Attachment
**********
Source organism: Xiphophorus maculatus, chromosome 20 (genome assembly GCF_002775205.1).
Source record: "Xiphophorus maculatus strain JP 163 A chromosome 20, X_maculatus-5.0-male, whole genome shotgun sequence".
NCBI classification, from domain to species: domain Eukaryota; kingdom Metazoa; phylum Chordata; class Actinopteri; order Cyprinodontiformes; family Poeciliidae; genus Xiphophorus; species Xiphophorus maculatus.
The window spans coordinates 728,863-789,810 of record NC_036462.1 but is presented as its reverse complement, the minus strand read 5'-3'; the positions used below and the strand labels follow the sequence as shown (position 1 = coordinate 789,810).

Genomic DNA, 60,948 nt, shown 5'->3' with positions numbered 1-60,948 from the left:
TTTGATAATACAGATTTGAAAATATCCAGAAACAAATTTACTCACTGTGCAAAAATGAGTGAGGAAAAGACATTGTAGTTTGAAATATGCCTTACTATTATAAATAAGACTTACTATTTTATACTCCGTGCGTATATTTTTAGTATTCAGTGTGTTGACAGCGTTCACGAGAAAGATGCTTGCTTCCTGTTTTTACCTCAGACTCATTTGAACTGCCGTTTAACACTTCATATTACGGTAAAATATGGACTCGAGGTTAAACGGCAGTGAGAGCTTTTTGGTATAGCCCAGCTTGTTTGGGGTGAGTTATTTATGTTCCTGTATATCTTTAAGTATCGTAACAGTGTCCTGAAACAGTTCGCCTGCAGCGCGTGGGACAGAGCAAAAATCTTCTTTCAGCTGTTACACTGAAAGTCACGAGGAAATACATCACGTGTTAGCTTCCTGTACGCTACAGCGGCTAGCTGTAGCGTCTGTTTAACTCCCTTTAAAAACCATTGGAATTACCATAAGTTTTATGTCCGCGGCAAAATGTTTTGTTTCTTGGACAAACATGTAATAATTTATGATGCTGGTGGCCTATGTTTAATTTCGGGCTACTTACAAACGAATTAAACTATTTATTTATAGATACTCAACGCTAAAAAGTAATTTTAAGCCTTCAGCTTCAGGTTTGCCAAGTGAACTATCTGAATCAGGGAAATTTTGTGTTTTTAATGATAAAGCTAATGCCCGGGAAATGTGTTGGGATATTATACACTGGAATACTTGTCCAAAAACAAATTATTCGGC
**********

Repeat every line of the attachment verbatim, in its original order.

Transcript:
Source organism: Xiphophorus maculatus, chromosome 20 (genome assembly GCF_002775205.1).
Source record: "Xiphophorus maculatus strain JP 163 A chromosome 20, X_maculatus-5.0-male, whole genome shotgun sequence".
NCBI classification, from domain to species: domain Eukaryota; kingdom Metazoa; phylum Chordata; class Actinopteri; order Cyprinodontiformes; family Poeciliidae; genus Xiphophorus; species Xiphophorus maculatus.
The window spans coordinates 728,863-789,810 of record NC_036462.1 but is presented as its reverse complement, the minus strand read 5'-3'; the positions used below and the strand labels follow the sequence as shown (position 1 = coordinate 789,810).

Genomic DNA, 60,948 nt, shown 5'->3' with positions numbered 1-60,948 from the left:
TTTGATAATACAGATTTGAAAATATCCAGAAACAAATTTACTCACTGTGCAAAAATGAGTGAGGAAAAGACATTGTAGTTTGAAATATGCCTTACTATTATAAATAAGACTTACTATTTTATACTCCGTGCGTATATTTTTAGTATTCAGTGTGTTGACAGCGTTCACGAGAAAGATGCTTGCTTCCTGTTTTTACCTCAGACTCATTTGAACTGCCGTTTAACACTTCATATTACGGTAAAATATGGACTCGAGGTTAAACGGCAGTGAGAGCTTTTTGGTATAGCCCAGCTTGTTTGGGGTGAGTTATTTATGTTCCTGTATATCTTTAAGTATCGTAACAGTGTCCTGAAACAGTTCGCCTGCAGCGCGTGGGACAGAGCAAAAATCTTCTTTCAGCTGTTACACTGAAAGTCACGAGGAAATACATCACGTGTTAGCTTCCTGTACGCTACAGCGGCTAGCTGTAGCGTCTGTTTAACTCCCTTTAAAAACCATTGGAATTACCATAAGTTTTATGTCCGCGGCAAAATGTTTTGTTTCTTGGACAAACATGTAATAATTTATGATGCTGGTGGCCTATGTTTAATTTCGGGCTACTTACAAACGAATTAAACTATTTATTTATAGATACTCAACGCTAAAAAGTAATTTTAAGCCTTCAGCTTCAGGTTTGCCAAGTGAACTATCTGAATCAGGGAAATTTTGTGTTTTTAATGATAAAGCTAATGCCCGGGAAATGTGTTGGGATATTATACACTGGAATACTTGTCCAAAAACAAATTATTCGGC